DETROIT -- General Motors said it plans to close its Oshawa, Ont., assembly plant and four U.S. factories while slashing salaried jobs and overhauling its global operations.
The automaker on Monday said Oshawa Assembly, Lordstown Assembly in Ohio and Detroit-Hamtramck Assembly in Michigan will not be allocated any products beginning in 2019. Propulsion plants in Maryland and Michigan also will not be given any product.
Not allocating product doesn’t mean the plants will close, but it puts their future and the jobs of roughly 6,300 hourly and salaried factory employees – 3,300 in the U.S. and 3,000 in Canada – at risk heading into contract negotiations with the UAW in 2019 and Unifor in 2020. Oshawa, GM said, is slated for closure.
Unifor President Jerry Dias said he has been told the opposite, saying he’s heard that Lordstown will be down in March, followed by Hamtramck in May and that Oshawa only doesn’t have product slated for it beyond 2019.
“But if you don’t have a product beyond 2019, you have to close it,” Dias said.
GM, according to its contract with Unifor, must give official notice a year ahead of a plant closure. That has not yet happened, however is expected to occur.
Dias promised “one hell of a fight here in Canada with General Motors,” and said that workers walked out of the plant this morning in advance of GM’s announcement.
“I’ve been speaking with the UAW already, and everybody’s furious. If I have my way, I would shut down every GM assembly plant in Canada and the United States,” Dias said. “GM clearly doesn’t give a crap about its employees in Canada or the United States. They continue to beef up their jobs in Mexico.”
All of the products currently assembled at those three plants – Buick LaCrosse, Cadillac CT6, Cadillac XTS, Chevrolet Impala, Chevrolet Cruze and Chevrolet Volt – are expected to stop being produced for the U.S. market by the end of 2019.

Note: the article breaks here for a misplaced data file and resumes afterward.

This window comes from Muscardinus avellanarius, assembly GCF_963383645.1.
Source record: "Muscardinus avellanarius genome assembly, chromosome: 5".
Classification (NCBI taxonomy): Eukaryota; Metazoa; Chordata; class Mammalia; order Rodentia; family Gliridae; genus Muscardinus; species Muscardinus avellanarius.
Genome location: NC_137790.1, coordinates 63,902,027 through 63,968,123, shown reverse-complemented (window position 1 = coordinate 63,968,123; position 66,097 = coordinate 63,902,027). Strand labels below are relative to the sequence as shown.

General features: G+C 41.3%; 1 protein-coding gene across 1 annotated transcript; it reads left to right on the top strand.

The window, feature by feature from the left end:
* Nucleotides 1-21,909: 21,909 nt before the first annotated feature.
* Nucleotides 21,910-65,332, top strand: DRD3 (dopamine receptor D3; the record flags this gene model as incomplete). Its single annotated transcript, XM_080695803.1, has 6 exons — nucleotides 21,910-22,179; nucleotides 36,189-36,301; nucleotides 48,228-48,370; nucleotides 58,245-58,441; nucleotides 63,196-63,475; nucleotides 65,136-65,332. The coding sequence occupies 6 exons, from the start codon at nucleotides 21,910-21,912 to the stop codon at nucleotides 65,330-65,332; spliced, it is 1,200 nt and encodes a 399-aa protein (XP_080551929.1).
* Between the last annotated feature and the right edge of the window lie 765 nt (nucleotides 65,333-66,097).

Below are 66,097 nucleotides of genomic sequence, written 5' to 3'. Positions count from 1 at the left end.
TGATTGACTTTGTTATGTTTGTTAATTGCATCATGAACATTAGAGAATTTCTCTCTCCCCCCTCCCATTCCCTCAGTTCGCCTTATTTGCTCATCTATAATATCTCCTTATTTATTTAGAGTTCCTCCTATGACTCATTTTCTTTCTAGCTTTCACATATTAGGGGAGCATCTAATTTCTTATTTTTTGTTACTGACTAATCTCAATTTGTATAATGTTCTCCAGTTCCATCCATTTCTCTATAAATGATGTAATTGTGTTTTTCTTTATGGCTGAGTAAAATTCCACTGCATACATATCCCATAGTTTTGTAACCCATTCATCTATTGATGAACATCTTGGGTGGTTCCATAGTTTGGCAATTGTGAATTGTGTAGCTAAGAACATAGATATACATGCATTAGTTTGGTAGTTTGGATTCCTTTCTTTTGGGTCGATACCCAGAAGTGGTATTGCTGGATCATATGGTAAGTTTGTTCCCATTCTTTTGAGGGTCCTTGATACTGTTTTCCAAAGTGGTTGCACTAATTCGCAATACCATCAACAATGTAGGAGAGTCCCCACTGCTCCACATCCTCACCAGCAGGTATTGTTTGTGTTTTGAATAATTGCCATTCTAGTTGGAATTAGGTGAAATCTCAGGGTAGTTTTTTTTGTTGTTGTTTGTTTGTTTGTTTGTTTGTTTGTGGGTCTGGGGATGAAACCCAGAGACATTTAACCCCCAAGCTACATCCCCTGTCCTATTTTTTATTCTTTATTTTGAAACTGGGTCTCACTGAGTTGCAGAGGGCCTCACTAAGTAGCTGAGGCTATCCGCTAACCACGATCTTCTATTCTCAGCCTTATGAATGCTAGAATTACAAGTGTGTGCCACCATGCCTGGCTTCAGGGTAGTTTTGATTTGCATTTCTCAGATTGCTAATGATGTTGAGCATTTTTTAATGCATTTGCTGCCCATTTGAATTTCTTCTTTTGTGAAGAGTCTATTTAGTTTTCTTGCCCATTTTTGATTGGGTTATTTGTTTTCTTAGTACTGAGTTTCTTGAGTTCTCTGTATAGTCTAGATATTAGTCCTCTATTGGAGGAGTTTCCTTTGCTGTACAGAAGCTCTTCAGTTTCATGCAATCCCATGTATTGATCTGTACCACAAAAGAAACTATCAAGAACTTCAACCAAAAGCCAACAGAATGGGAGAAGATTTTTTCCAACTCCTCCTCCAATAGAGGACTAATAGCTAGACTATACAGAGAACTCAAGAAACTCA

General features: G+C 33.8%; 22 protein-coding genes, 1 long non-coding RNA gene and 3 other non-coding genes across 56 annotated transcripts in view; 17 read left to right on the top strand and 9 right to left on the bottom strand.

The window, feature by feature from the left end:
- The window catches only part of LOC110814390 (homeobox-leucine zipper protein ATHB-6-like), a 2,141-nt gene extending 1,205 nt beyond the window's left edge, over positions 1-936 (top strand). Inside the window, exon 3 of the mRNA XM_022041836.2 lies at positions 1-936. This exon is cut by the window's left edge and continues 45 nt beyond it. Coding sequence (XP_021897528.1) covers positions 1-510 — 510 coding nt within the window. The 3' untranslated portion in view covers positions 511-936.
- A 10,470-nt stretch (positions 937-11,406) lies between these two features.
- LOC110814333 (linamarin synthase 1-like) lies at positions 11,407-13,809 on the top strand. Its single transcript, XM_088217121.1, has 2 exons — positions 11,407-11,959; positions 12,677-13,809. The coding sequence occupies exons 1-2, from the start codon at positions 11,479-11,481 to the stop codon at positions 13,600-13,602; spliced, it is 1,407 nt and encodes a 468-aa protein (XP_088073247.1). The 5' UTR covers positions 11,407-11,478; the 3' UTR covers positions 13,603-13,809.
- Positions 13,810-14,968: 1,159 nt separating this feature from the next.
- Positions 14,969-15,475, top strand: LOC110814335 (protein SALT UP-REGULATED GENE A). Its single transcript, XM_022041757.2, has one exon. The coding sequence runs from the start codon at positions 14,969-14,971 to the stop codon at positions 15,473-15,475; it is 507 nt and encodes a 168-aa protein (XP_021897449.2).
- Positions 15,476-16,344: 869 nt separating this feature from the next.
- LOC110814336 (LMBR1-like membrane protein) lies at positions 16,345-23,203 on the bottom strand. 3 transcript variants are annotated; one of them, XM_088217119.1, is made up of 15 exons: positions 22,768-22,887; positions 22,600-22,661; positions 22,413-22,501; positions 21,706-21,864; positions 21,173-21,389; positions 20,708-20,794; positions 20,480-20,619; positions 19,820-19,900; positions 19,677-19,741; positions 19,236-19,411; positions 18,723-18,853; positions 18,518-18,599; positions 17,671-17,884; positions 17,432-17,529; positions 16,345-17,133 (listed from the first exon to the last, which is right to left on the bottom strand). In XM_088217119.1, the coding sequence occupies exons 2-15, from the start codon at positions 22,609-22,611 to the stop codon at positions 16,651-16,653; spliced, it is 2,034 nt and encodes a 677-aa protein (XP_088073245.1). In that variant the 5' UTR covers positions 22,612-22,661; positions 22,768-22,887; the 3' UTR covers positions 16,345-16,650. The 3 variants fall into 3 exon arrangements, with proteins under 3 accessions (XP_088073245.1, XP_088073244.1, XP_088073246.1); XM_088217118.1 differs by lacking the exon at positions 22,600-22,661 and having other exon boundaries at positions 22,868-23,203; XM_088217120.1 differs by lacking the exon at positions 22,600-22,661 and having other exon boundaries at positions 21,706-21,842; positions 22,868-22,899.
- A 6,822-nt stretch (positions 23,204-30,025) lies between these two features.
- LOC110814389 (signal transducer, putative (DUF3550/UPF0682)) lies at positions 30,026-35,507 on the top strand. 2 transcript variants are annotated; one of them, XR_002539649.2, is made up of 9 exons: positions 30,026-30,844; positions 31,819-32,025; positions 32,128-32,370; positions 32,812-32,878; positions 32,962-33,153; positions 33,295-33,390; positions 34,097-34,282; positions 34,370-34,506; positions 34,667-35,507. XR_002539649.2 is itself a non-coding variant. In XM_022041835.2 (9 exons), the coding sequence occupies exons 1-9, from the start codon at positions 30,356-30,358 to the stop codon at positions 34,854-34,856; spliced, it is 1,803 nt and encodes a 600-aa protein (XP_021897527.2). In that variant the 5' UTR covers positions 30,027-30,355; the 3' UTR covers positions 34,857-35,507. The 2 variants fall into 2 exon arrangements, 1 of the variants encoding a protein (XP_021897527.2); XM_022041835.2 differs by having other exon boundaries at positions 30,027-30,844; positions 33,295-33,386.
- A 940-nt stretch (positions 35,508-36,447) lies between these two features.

GM also announced it will close two unidentified assembly plants outside of North America by the end of next year and restructure its salaried workforce.
The automaker expects the announced actions to annually contribute to $6 billion (all figures USD) in cash savings by 2020 — $4.5 billion in cost reductions and $1.5 billion in lower capital expenditures.
“This industry is changing very rapidly,” GM CEO Mary Barra told reporters Monday here. “We want to make sure we’re well positioned … These are things we’re doing to strengthen the core business.”
Barra declined to discuss whether the plants could reopen as part of the negotiations, citing the company is “unallocating them today.”
‘COMMITTED TO WORKING WITH UNIONS’
She later told analysts that the company is “committed to working with GM’s unions.”
Oshawa has two assembly lines. The flex line produces the low-volume Cadillac XTS and Chevrolet Impala while the truck line produces the light- and heavy-duty Chevrolet Silverado and GMC Sierra pickups. It employs 1,542 employees, including 1,348 hourly union workers.
The Oshawa decision is the latest body-blow to a Canadian auto industry that has struggled to retain jobs and plants this century as automakers instead invest heavily in cheaper locations in Mexico and the southern United States. Should the Oshawa plant close, GM will be down to just one assembly plant in Canada, its CAMI factory in Ingersoll, Ont. GM threatened to close that plant last year during contract negotiations with Unifor before the two sides agreed to a new labour deal.